I also have plans for a display at Kingdom A&S around the history of flour milling in northern Europe that I’m setting up with a friend. We got sucked into a research rabbit hole on millstones at Pennsic that has proven to be pretty fascinating. Certain stone was prized enough as millstones to be quarried from the same location for nearly a millennium and shipped all over Europe. More details on that forthcoming in March!

Eventually this project is going to turn into a larger display on bread in northern Europe, I think. We’ll see. I’ve found a lot of the information I need but I’m still stuck on a few pieces.


My main sewing has been Roman lately. I’ve got a couple of reasons for this. One is that I decided that it would be cool and comfy for hot summer events in the southeastern US. Another is that I figure with Venice’s obsession with Rome, if my persona cosplayed anything herself, it would be a Roman matron. The last is that it’s forgiving of body changes.

I don’t have big sewing goals for 2024. I would like to finish my masculine 1450s Italian outfit so I can wear that for some dance events. (I am just realizing I never posted a dress diary for that one. Oops!) My summer Roman collection is pretty complete. I will probably be trying on a lot of my 15th century Italian and seeing what can be made to work with my current shape and size. It would be nice to finish the fancy heraldic Norse outfit I started embroidering ages ago, but I’m currently stuck on how to do one part. We’ll see.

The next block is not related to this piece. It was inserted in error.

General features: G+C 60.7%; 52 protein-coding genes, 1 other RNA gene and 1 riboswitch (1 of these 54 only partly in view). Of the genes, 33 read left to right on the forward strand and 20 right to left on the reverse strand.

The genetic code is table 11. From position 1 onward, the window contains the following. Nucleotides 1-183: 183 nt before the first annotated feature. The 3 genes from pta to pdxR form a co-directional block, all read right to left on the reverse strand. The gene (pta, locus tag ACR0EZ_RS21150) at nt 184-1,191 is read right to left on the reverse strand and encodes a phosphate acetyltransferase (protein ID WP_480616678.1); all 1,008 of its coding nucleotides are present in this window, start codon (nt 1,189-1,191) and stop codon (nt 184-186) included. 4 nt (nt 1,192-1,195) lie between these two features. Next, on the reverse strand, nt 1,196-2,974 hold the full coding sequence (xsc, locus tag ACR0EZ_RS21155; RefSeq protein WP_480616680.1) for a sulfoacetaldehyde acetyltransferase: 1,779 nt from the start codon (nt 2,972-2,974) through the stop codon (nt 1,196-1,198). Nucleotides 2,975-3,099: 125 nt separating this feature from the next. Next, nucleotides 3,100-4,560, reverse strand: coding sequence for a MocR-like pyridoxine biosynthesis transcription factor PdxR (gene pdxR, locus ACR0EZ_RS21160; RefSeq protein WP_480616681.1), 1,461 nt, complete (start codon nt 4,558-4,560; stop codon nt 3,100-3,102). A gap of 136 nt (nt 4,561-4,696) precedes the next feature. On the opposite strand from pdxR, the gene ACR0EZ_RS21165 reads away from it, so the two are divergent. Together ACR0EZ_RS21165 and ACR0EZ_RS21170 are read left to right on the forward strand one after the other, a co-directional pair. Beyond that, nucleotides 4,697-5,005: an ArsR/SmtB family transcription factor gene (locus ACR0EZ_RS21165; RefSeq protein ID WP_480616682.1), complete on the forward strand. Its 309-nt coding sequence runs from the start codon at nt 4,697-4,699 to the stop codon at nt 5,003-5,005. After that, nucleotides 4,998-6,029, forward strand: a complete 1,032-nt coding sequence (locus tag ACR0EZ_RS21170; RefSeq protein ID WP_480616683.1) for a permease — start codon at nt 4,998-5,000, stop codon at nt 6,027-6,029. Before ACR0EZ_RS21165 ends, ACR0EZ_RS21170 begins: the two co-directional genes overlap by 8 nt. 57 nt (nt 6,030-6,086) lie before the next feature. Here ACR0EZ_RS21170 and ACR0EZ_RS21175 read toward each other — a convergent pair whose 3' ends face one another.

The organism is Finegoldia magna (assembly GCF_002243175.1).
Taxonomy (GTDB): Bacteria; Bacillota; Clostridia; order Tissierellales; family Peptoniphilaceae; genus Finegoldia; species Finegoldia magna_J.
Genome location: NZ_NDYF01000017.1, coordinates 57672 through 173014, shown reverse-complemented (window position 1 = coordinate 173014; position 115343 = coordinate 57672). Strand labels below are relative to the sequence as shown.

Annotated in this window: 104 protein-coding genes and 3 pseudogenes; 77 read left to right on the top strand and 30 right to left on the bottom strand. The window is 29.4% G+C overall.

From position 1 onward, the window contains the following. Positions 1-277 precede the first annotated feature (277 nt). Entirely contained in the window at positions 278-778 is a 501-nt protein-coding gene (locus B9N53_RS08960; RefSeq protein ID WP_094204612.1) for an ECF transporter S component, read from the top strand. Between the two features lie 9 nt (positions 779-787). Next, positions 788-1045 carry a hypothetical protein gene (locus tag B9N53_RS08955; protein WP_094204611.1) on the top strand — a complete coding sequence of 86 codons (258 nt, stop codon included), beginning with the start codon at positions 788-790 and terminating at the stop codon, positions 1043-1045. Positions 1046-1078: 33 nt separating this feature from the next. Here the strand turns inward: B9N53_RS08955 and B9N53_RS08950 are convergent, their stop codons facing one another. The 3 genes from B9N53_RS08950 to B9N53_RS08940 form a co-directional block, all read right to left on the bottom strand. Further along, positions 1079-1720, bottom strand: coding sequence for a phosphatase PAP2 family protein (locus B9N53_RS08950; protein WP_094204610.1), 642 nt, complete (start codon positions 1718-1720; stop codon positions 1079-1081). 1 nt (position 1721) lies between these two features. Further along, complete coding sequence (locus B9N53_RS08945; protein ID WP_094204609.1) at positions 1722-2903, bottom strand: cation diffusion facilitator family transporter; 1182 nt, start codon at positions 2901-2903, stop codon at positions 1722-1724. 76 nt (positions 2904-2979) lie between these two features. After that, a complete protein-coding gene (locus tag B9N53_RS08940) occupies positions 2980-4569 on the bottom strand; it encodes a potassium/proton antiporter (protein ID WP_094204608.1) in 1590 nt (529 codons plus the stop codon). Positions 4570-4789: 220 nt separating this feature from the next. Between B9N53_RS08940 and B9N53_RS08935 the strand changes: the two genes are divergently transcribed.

Crafting (non period)

I’ve done a bunch of knitting and embroidery the last few years. None of it is really SCA period relevant though. I don’t really like early knitting, especially as it’s generally colorwork in the round on tiny needles. I have a lot of hand pain from the combination of small needles and narrow diameter circles. Still, knitting is a favorite anxiety reducing craft for me…

I have also rediscovered my enjoyment of embroidery lately. I haven’t really focused on period techniques, just been doing projects that amuse me and some presents/commissions.

Digital Art

I bought a new iPad and got the Apple Pencil and that has led to me rediscovering my enjoyment of digital art. I used to do a lot of it in college and then pretty much haven’t done any in the past decade.

Maintenance of a Mature Starter Culture

At some point you will have a starter culture that rises and falls predictably and you’ll be ready to switch to maintenance from creation. There’s a few approaches available here, ranging from ideal to lazy. I’ve used them all!

The Ideal Approach

The ideal approach is to keep your starter at room temperature and refresh it every day at the same time (or twice daily), adjusting your ratio of kept starter to water to flour so that it rises and starts to fall in the time in between refreshments. You do not want it to fall all the way back to flat in this time, or even most of the way back to flat. We are trying to encourage a particular balance of yeast and bacteria that is good for raising bread at this point. The longer you let it fall after the peak before refreshing, the more active the bacteria become and the less active the yeast become. Yeast are the ones who do most of the work of raising your bread, so you want your yeast colony to be strong and active.